July 2018
Volume 59, Issue 9
Open Access
ARVO Annual Meeting Abstract  |   July 2018
The relationship between female reproductive factors and optic disc parameters in young female adults
Author Affiliations & Notes
  • Samantha Lee
    Centre for Ophthalmology and Visual Sciences, University of Western Australia, Perth, Western Australia, Australia
    Lions Eye Institute, Perth, Western Australia, Australia
  • Seyhan Yazar
    Centre for Ophthalmology and Visual Sciences, University of Western Australia, Perth, Western Australia, Australia
    Lions Eye Institute, Perth, Western Australia, Australia
  • Louis R. Pasquale
    Department of Ophthalmology, Harvard Medical School, Boston, Massachusetts, United States
  • Paul Sanfilippo
    Centre for Eye Research Australia, University of Melbourne, Melbourne, Victoria, Australia
  • Alex W. Hewitt
    School of Medicine, University of Tasmania, Hobart, Tasmania, Australia
    Centre for Eye Research Australia, University of Melbourne, Melbourne, Victoria, Australia
  • Martha Hickey
    Department of Obstetrics and Gynaecology, University of Melbourne, Melbourne, Victoria, Australia
  • Rachel Skinner
    Discipline of child and Adolescent Health, University of Sydney, Sydney, New South Wales, Australia
  • David Mackey
    Centre for Ophthalmology and Visual Sciences, University of Western Australia, Perth, Western Australia, Australia
    Lions Eye Institute, Perth, Western Australia, Australia
  • Footnotes
    Commercial Relationships   Samantha Lee, None; Seyhan Yazar, None; Louis Pasquale, None; Paul Sanfilippo, None; Alex Hewitt, None; Martha Hickey, None; Rachel Skinner, None; David Mackey, None
  • Footnotes
    Support  None
Investigative Ophthalmology & Visual Science July 2018, Vol.59, 2732. doi:
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      Samantha Lee, Seyhan Yazar, Louis R. Pasquale, Paul Sanfilippo, Alex W. Hewitt, Martha Hickey, Rachel Skinner, David Mackey; The relationship between female reproductive factors and optic disc parameters in young female adults. Invest. Ophthalmol. Vis. Sci. 2018;59(9):2732.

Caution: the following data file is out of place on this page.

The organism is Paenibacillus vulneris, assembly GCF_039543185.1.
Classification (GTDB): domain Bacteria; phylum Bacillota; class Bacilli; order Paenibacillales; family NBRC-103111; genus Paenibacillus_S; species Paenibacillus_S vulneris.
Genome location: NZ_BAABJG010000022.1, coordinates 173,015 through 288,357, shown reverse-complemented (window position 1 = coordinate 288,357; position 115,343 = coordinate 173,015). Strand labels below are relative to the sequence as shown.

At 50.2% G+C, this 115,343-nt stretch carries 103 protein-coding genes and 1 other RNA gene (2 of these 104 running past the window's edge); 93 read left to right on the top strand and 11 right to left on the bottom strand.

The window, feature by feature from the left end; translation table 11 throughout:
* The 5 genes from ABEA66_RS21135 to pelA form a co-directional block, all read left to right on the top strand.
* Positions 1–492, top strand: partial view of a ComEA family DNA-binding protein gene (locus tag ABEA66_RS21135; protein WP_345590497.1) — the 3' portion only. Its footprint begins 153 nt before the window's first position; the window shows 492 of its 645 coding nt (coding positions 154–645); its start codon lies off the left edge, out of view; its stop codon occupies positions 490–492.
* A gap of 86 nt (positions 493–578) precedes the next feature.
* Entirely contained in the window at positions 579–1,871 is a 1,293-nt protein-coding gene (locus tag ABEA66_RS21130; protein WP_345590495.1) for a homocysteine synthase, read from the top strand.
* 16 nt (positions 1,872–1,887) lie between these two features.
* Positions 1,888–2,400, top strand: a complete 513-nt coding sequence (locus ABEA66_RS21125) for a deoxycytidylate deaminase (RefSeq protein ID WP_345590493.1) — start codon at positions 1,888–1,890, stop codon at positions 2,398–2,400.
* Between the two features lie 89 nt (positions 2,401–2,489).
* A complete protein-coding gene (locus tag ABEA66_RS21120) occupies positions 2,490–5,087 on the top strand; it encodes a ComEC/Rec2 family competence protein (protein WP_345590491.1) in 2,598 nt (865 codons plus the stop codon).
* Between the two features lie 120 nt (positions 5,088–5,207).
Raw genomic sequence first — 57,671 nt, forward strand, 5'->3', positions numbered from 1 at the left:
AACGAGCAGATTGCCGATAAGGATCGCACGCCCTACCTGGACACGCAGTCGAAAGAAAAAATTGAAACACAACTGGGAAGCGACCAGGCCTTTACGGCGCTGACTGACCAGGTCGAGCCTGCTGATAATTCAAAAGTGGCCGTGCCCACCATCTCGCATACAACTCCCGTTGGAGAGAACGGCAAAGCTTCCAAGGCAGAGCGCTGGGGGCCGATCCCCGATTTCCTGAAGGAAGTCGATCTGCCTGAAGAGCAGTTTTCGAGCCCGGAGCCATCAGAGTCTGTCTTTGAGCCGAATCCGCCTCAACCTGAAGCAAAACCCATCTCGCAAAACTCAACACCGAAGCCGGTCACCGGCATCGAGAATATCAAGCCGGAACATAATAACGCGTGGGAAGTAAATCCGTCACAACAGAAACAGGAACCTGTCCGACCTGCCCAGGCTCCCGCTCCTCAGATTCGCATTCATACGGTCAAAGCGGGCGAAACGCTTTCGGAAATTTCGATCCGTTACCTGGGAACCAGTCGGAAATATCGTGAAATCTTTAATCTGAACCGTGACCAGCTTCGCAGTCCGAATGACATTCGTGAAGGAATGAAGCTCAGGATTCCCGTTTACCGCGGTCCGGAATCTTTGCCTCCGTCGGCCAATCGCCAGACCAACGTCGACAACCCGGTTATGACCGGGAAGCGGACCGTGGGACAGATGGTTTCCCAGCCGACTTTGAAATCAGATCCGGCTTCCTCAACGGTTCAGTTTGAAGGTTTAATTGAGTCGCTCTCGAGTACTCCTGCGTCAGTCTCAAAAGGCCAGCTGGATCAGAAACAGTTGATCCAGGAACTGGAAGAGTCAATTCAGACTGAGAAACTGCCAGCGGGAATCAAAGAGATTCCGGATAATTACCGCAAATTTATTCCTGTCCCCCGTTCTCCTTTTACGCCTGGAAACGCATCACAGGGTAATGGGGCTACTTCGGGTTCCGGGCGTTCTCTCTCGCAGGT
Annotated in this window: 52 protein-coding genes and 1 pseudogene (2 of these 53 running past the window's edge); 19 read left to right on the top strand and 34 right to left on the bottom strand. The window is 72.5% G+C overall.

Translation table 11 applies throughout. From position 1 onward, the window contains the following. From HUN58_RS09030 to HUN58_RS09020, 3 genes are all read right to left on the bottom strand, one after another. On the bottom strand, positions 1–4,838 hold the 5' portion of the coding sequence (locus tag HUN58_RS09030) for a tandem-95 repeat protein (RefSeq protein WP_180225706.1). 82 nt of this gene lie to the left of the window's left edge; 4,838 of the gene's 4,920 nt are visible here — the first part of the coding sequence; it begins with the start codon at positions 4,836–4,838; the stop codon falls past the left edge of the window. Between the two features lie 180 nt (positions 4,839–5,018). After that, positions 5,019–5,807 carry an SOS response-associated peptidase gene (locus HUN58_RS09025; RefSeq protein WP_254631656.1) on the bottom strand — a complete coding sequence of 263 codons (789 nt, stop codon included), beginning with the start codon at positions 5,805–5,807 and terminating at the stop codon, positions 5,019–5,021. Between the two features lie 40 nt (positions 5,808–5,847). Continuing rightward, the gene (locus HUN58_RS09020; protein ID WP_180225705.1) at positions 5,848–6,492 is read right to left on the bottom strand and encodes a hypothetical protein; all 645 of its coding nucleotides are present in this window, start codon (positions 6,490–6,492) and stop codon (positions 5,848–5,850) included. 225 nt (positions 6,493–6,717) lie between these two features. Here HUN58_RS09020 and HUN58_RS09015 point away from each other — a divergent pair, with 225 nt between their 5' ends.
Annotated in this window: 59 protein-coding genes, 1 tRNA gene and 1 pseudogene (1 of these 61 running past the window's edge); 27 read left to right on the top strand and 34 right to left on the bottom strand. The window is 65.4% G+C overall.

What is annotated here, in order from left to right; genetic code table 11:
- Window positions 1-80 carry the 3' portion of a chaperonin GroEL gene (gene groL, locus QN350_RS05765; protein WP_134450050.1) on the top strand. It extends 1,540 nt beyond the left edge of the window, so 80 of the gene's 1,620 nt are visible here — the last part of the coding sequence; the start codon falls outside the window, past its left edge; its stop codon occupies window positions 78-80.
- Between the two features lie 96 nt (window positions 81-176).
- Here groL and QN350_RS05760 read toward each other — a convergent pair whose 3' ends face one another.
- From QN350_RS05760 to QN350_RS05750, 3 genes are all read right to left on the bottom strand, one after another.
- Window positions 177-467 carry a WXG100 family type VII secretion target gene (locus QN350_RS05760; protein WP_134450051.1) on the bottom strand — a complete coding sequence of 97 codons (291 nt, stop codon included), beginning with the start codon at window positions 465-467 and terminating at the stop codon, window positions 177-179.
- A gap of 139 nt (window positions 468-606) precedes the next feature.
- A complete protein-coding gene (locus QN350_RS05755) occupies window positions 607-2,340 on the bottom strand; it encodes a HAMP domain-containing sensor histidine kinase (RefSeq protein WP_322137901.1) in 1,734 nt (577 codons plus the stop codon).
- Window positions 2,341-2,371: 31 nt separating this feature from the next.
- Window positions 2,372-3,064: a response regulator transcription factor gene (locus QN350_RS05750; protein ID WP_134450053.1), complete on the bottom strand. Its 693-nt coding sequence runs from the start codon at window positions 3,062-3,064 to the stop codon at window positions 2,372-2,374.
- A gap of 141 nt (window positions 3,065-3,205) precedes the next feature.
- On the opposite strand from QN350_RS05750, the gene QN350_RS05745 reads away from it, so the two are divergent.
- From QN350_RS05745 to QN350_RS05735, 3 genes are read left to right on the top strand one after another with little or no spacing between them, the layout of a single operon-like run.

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      © ARVO (1962-2015); The Authors (2016-present)

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Abstract

Purpose : It has been suggested that oestrogens have neuroprotective properties that may reduce risk of glaucoma in premenopausal women. Given that endogenous oestrogen levels starts to rise steadily from adolescence around menarche, and can be influenced by parity and use of hormonal contraceptives, we explored the associations between measures of glaucoma-related ocular structures, age at menarche, and other female reproductive factors in a population of young female adults.

Methods : Young female adults (n=494; age 19-22 years) were recruited as part of the Western Australian Pregnancy Cohort study. Participants underwent an eye examination, including spectral-domain optical coherence tomography (SD-OCT) imaging. The six measures of interest generated by the SD-OCT were the neuroretinal rim areas, cup-to-disc (C/D) area ratio, horizontal and vertical rim widths and C/D ratios. Information on female reproductive factors, including age at menarche, parity, and use of hormonal contraceptive, were obtained from questionnaires. Regression models were generated to explore for how optic disc parameters may be associated with the various female reproductive factors.

Results : Females who had given birth at least once (n=10) had larger vertical rim width (p=0.010), smaller C/D area ratio (p<0.001), and smaller horizontal and vertical C/D width ratios (p=0.005 and 0.001 respectively) than nulliparous females (n=484). This outcome remained significant after correcting for use of hormonal contraceptives, refractive error, and family history of glaucoma. There was no other significant association between optic disc parameters and female reproductive factors, including age at menarche.

Conclusions : We found no evidence that age at menarche was related with optic nerve parameters in this population of young females. While we found that parity is strongly associated with optic nerve parameters, this outcome should be interpreted conservatively given the small number of parous females in the current sample. It is possible that any influence of female reproductive factors on optic disc parameters will only start to manifest in greater extents when females are at an older age; this should be explored in longitudinal follow-ups of this cohort.

This is an abstract that was submitted for the 2018 ARVO Annual Meeting, held in Honolulu, Hawaii, April 29 - May 3, 2018.

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